A Canadian teen developed a dangerous vaping illness that doesn't look like lung illnesses seen in patients across the U.S. Instead, it resembles the kind of lung damage workers at a microwave popcorn factory developed years ago from breathing in a buttery flavoring.
Doctors said the previously healthy 17-year-old had been vaping heavily for months and was using several products he purchased online through a Canadian retailer before falling ill this past spring. The products came with different flavors: "green apple," "dew mountain" and "cotton candy."
The boy's family said he had been inhaling deeply when vaping, and had regularly added THC, the main marijuana ingredient that gives users a high, to his devices.
"Our patient and his family want the public to be aware that what happened to him could happen to anyone," said Dr. Karen Bosma, lead author of the report and a critical care physician at the London Health Sciences Centre in Ontario, Canada. She is also an associate scientist at Lawson Health Research Institute.
Bosma and colleagues reported on the boy's case Thursday in CMAJ (Canadian Medical Association Journal).
The young man was admitted to the hospital a week after developing a cough that he couldn't shake, along with a fever and trouble breathing. His lung function quickly deteriorated, and he ended up on life support temporarily.
He narrowly avoided the need for a double lung transplant, doctors said, but appears to be left with chronic lung damage.
Bosma told NBC News that a CT scan of the young man's lungs showed injury to his airways, and he had difficulty exhaling carbon dioxide.
Despite similarities in symptoms, the young man's lung illness appears to be slightly different from the more than 2,000 cases in the U.S.
Many patients in the U.S. have damage in the tiny air sacs responsible for passing oxygen and carbon dioxide in and out of the lungs.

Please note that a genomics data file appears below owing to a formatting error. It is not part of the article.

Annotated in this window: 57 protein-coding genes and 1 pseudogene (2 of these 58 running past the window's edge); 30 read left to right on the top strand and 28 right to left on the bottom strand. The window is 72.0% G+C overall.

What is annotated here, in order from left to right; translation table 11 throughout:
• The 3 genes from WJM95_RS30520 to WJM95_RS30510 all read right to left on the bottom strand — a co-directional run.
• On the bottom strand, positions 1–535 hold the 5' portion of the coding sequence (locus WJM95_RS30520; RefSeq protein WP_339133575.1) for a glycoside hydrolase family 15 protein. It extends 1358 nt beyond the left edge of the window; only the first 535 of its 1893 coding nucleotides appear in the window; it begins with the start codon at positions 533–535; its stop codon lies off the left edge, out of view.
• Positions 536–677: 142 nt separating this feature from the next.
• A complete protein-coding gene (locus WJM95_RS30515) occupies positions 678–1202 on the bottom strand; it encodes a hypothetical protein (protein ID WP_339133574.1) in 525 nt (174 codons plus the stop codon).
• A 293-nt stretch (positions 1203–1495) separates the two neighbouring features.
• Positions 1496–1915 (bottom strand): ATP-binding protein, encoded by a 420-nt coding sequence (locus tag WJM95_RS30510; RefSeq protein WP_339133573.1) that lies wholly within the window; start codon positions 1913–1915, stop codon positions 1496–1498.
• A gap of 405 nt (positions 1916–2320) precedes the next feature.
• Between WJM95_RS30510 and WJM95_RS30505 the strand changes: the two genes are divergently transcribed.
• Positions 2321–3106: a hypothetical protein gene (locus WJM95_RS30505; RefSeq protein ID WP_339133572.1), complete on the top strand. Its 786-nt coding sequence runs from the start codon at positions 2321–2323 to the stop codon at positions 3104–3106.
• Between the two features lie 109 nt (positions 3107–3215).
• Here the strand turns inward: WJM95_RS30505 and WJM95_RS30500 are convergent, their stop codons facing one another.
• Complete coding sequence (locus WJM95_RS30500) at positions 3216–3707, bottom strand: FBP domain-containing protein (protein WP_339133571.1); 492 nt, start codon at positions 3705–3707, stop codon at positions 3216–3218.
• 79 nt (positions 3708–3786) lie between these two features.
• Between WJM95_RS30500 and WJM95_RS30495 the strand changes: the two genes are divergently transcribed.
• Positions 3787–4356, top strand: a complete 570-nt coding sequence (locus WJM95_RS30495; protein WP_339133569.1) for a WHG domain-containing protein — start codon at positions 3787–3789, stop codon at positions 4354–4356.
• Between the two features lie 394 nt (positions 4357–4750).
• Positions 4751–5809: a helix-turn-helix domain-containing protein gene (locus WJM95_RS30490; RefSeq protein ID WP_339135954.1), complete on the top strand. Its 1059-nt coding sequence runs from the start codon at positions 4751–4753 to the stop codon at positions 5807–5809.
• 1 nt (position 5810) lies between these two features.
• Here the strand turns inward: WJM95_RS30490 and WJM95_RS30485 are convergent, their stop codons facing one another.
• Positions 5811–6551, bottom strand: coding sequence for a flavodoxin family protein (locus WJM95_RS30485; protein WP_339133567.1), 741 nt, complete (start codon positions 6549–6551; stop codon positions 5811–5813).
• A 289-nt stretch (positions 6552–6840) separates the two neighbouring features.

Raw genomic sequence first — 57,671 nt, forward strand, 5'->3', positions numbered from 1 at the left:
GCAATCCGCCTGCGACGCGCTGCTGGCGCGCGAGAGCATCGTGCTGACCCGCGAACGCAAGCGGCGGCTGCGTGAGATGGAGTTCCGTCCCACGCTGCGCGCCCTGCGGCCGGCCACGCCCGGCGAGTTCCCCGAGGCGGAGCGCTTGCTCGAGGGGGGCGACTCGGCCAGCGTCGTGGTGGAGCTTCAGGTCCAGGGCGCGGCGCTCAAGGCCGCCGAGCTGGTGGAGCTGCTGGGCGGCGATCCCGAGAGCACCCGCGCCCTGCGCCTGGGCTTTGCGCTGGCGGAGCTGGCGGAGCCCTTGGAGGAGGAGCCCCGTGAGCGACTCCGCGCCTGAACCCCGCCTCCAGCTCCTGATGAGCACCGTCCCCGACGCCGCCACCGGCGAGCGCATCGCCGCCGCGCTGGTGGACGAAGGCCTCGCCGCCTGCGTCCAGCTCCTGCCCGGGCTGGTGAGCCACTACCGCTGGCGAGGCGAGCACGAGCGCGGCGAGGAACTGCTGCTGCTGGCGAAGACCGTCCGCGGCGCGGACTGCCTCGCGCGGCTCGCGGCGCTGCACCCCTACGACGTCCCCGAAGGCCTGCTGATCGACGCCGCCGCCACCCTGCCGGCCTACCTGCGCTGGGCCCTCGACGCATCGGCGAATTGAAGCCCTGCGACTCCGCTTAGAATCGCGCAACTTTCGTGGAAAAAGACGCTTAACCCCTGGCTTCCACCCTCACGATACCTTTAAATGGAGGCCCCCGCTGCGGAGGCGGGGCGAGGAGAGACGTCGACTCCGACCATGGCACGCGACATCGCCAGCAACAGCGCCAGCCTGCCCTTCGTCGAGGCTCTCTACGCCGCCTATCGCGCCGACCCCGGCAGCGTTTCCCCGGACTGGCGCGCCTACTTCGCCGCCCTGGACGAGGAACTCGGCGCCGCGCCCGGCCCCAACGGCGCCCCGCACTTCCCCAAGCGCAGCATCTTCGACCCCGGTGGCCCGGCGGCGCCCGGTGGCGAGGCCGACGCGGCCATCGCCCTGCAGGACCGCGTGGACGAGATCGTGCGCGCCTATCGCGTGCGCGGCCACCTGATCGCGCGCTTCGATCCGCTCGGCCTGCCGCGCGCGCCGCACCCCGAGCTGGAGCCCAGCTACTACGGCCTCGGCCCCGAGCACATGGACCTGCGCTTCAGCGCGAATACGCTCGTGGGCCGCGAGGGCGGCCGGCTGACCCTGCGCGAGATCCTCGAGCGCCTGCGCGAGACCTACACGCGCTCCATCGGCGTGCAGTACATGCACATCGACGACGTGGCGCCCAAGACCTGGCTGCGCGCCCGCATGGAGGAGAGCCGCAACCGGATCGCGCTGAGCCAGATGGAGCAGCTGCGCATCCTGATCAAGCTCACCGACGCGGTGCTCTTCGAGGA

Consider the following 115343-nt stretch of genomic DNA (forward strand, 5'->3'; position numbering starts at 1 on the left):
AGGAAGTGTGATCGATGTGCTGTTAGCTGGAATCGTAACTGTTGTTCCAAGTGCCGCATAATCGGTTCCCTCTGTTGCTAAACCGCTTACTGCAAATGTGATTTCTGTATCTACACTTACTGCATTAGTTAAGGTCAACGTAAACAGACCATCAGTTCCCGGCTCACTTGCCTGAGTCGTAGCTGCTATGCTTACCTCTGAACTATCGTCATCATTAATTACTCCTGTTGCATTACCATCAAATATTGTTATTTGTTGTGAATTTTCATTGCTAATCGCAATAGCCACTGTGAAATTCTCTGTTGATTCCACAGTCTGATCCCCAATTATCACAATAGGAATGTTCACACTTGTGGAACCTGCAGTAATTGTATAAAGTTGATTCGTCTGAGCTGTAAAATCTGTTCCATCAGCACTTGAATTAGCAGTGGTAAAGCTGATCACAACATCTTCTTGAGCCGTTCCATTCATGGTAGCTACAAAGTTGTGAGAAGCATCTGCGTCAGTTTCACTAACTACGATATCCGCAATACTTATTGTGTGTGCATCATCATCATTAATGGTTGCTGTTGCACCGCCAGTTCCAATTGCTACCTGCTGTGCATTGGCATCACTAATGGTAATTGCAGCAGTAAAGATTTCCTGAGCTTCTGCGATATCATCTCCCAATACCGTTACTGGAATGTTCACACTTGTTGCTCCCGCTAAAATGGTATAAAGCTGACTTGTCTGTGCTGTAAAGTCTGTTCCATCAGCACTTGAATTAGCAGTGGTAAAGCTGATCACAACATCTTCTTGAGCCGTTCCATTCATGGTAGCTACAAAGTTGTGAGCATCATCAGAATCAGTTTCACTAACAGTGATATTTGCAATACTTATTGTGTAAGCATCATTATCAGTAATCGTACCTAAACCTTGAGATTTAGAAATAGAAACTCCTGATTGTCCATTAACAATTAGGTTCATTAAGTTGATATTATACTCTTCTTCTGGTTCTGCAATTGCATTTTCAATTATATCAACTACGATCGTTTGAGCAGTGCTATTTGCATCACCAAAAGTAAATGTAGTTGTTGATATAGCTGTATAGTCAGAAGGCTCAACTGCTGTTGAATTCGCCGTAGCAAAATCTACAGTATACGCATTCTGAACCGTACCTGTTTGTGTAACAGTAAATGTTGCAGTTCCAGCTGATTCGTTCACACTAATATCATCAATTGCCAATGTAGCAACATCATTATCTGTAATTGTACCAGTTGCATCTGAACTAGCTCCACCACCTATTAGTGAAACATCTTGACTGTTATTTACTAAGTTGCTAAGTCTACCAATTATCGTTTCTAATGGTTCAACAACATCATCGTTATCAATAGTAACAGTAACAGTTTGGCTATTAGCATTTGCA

Doctors in the Canadian case were unable to find that kind of damage. Instead, they saw a different kind that looks like what's commonly known as "popcorn lung."
The term "popcorn lung" comes from an illness workers at a microwave popcorn factory developed nearly two decades ago: a condition called bronchiolitis obliterans. Several were so ill they were referred for lung transplants.
A lengthy investigation revealed that the cause of the illness was inhaling diacetyl, a buttery flavoring. It's no longer used by most major companies that make microwave popcorn.
It's unclear if the same chemical was found in the Canadian boy's e-liquids. The products he vaped were thrown away.
Over the summer, the Food and Drug Administration announced that it was considering adding diacetyl to the list of chemicals found in tobacco products that are known to be harmful. The chemical flavoring is approved for use in food, but not in aerosol products.
Teen addiction experts say it's e-cigarette flavors that are so enticing to young people. The Trump administration appears to have backed away from a proposed flavor ban, though the FDA has the authority to move forward with such a restriction.
The Centers for Disease Control and Prevention is scheduled to update its weekly tally of vaping-related illnesses nationwide later Thursday.